The Plum in the Golden Vase

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  • Chinese/Japanese: 金瓶梅 (Jīnpíngméi / Kinpeibai)

The Plum in the Golden Vase, also known as The Golden Lotus, is considered one of the Four Great Classic Ming Dynasty Novels, along with the Romance of the Three Kingdoms, Journey to the West, and The Water Margin.

The text is highly erotic, even pornographic, and so while highly prized as a work of literature, it is also not nearly as widely celebrated as the other three. The story, in one hundred chapters, tells of the various activities of a wealthy lecher, who has lavish parties and an extremely active social and sex life, but never finds real love; he dies "an empty shell" of a man, and the last twenty chapters detail the unraveling of his household. Each of his five primary lovers represents a different aspect of human nature, and the story as a whole has been described as "a moral fable of the way greed and selfishness destroy" people.[1]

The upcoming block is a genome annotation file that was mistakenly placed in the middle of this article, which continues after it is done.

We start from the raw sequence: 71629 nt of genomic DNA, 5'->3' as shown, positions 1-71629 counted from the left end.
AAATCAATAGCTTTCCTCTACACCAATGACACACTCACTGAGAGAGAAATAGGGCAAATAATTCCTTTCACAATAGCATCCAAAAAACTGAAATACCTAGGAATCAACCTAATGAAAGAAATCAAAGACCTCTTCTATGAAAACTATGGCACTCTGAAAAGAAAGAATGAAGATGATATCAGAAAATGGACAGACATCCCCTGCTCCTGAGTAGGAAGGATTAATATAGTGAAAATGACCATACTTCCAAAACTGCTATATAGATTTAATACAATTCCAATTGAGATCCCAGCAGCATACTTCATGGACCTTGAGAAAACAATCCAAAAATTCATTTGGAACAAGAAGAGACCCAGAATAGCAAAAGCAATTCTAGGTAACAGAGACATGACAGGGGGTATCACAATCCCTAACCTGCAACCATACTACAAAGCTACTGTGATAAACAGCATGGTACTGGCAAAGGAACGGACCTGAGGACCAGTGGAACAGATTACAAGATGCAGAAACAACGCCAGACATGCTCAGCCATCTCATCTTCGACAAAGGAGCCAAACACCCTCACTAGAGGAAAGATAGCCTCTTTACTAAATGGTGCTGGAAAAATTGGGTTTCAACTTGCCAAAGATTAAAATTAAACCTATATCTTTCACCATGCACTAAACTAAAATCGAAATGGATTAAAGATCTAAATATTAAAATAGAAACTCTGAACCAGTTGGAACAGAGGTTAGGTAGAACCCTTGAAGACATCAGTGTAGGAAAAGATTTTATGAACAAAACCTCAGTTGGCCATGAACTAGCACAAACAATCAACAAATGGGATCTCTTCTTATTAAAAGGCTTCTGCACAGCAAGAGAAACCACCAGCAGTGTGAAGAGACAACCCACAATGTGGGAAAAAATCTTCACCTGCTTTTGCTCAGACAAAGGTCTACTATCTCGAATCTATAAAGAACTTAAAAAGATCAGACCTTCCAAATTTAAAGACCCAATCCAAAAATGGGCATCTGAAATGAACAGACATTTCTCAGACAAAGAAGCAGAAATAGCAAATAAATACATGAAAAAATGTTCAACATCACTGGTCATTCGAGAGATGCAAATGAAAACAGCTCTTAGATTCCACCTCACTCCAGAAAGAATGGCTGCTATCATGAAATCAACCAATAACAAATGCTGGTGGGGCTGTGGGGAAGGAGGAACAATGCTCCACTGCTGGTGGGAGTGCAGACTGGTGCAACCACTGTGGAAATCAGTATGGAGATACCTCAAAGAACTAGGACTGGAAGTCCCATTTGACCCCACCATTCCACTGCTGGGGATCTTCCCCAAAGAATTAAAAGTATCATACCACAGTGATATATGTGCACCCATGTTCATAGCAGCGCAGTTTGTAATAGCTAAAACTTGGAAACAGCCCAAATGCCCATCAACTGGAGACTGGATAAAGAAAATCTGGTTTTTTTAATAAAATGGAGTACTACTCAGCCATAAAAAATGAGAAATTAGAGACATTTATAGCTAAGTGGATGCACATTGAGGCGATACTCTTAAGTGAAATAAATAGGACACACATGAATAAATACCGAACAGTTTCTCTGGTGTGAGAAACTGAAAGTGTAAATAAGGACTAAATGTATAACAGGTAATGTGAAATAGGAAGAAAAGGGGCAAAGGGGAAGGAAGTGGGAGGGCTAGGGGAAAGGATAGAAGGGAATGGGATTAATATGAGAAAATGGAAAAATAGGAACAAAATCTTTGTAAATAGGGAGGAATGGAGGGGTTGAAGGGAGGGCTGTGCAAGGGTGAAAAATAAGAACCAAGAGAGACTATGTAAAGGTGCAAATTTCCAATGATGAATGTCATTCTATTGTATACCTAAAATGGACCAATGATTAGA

• Conrad Schirokauer, et al, A Brief History of Chinese and Japanese Civilizations, Fourth Edition, Cengage Learning (2012), 254.
  1. Jonathan Spence, The Search for Modern China, Second Edition, W.W. Norton & Co. (1999), 10.